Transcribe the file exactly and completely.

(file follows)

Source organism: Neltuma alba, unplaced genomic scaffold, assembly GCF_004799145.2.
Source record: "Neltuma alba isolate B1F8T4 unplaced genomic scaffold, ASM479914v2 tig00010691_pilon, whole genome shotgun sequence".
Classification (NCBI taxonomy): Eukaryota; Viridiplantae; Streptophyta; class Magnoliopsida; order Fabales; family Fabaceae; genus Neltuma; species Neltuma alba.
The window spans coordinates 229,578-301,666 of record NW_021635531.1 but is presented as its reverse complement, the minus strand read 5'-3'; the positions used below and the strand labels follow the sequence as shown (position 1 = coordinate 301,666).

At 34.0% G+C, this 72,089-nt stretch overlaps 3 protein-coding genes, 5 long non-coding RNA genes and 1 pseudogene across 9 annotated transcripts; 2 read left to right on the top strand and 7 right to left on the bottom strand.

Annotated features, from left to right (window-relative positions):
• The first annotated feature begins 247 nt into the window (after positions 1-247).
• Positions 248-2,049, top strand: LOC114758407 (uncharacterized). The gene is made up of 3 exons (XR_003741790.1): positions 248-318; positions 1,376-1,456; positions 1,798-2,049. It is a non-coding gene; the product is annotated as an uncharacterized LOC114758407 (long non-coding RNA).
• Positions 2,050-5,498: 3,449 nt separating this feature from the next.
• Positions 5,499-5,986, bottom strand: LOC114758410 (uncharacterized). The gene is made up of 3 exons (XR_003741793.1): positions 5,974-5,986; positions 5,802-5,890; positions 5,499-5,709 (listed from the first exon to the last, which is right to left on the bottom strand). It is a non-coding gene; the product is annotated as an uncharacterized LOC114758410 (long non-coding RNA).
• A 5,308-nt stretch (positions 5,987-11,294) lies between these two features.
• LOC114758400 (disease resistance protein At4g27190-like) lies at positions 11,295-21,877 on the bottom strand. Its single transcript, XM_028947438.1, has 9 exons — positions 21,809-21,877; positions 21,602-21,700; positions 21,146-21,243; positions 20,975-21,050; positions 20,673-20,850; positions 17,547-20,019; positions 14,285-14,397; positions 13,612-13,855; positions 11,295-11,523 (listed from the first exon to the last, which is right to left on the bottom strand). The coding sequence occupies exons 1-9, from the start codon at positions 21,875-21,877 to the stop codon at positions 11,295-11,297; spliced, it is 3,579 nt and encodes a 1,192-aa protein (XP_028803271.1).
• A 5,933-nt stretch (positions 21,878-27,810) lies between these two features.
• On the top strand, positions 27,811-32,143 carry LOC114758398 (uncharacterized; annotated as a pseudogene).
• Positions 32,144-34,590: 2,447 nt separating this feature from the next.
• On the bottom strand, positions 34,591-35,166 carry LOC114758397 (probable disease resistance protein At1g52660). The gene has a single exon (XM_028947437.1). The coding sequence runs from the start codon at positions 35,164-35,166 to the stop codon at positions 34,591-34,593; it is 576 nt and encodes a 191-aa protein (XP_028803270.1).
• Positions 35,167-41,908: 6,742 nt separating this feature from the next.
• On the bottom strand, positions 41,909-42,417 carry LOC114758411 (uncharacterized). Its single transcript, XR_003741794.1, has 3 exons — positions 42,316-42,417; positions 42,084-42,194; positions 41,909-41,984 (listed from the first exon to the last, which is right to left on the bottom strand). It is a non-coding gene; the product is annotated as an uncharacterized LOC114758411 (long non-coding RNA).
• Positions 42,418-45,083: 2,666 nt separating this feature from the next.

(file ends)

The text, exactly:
Source organism: Neltuma alba, unplaced genomic scaffold, assembly GCF_004799145.2.
Source record: "Neltuma alba isolate B1F8T4 unplaced genomic scaffold, ASM479914v2 tig00010691_pilon, whole genome shotgun sequence".
Classification (NCBI taxonomy): Eukaryota; Viridiplantae; Streptophyta; class Magnoliopsida; order Fabales; family Fabaceae; genus Neltuma; species Neltuma alba.
The window spans coordinates 229,578-301,666 of record NW_021635531.1 but is presented as its reverse complement, the minus strand read 5'-3'; the positions used below and the strand labels follow the sequence as shown (position 1 = coordinate 301,666).

At 34.0% G+C, this 72,089-nt stretch overlaps 3 protein-coding genes, 5 long non-coding RNA genes and 1 pseudogene across 9 annotated transcripts; 2 read left to right on the top strand and 7 right to left on the bottom strand.

Annotated features, from left to right (window-relative positions):
• The first annotated feature begins 247 nt into the window (after positions 1-247).
• Positions 248-2,049, top strand: LOC114758407 (uncharacterized). The gene is made up of 3 exons (XR_003741790.1): positions 248-318; positions 1,376-1,456; positions 1,798-2,049. It is a non-coding gene; the product is annotated as an uncharacterized LOC114758407 (long non-coding RNA).
• Positions 2,050-5,498: 3,449 nt separating this feature from the next.
• Positions 5,499-5,986, bottom strand: LOC114758410 (uncharacterized). The gene is made up of 3 exons (XR_003741793.1): positions 5,974-5,986; positions 5,802-5,890; positions 5,499-5,709 (listed from the first exon to the last, which is right to left on the bottom strand). It is a non-coding gene; the product is annotated as an uncharacterized LOC114758410 (long non-coding RNA).
• A 5,308-nt stretch (positions 5,987-11,294) lies between these two features.
• LOC114758400 (disease resistance protein At4g27190-like) lies at positions 11,295-21,877 on the bottom strand. Its single transcript, XM_028947438.1, has 9 exons — positions 21,809-21,877; positions 21,602-21,700; positions 21,146-21,243; positions 20,975-21,050; positions 20,673-20,850; positions 17,547-20,019; positions 14,285-14,397; positions 13,612-13,855; positions 11,295-11,523 (listed from the first exon to the last, which is right to left on the bottom strand). The coding sequence occupies exons 1-9, from the start codon at positions 21,875-21,877 to the stop codon at positions 11,295-11,297; spliced, it is 3,579 nt and encodes a 1,192-aa protein (XP_028803271.1).
• A 5,933-nt stretch (positions 21,878-27,810) lies between these two features.
• On the top strand, positions 27,811-32,143 carry LOC114758398 (uncharacterized; annotated as a pseudogene).
• Positions 32,144-34,590: 2,447 nt separating this feature from the next.
• On the bottom strand, positions 34,591-35,166 carry LOC114758397 (probable disease resistance protein At1g52660). The gene has a single exon (XM_028947437.1). The coding sequence runs from the start codon at positions 35,164-35,166 to the stop codon at positions 34,591-34,593; it is 576 nt and encodes a 191-aa protein (XP_028803270.1).
• Positions 35,167-41,908: 6,742 nt separating this feature from the next.
• On the bottom strand, positions 41,909-42,417 carry LOC114758411 (uncharacterized). Its single transcript, XR_003741794.1, has 3 exons — positions 42,316-42,417; positions 42,084-42,194; positions 41,909-41,984 (listed from the first exon to the last, which is right to left on the bottom strand). It is a non-coding gene; the product is annotated as an uncharacterized LOC114758411 (long non-coding RNA).
• Positions 42,418-45,083: 2,666 nt separating this feature from the next.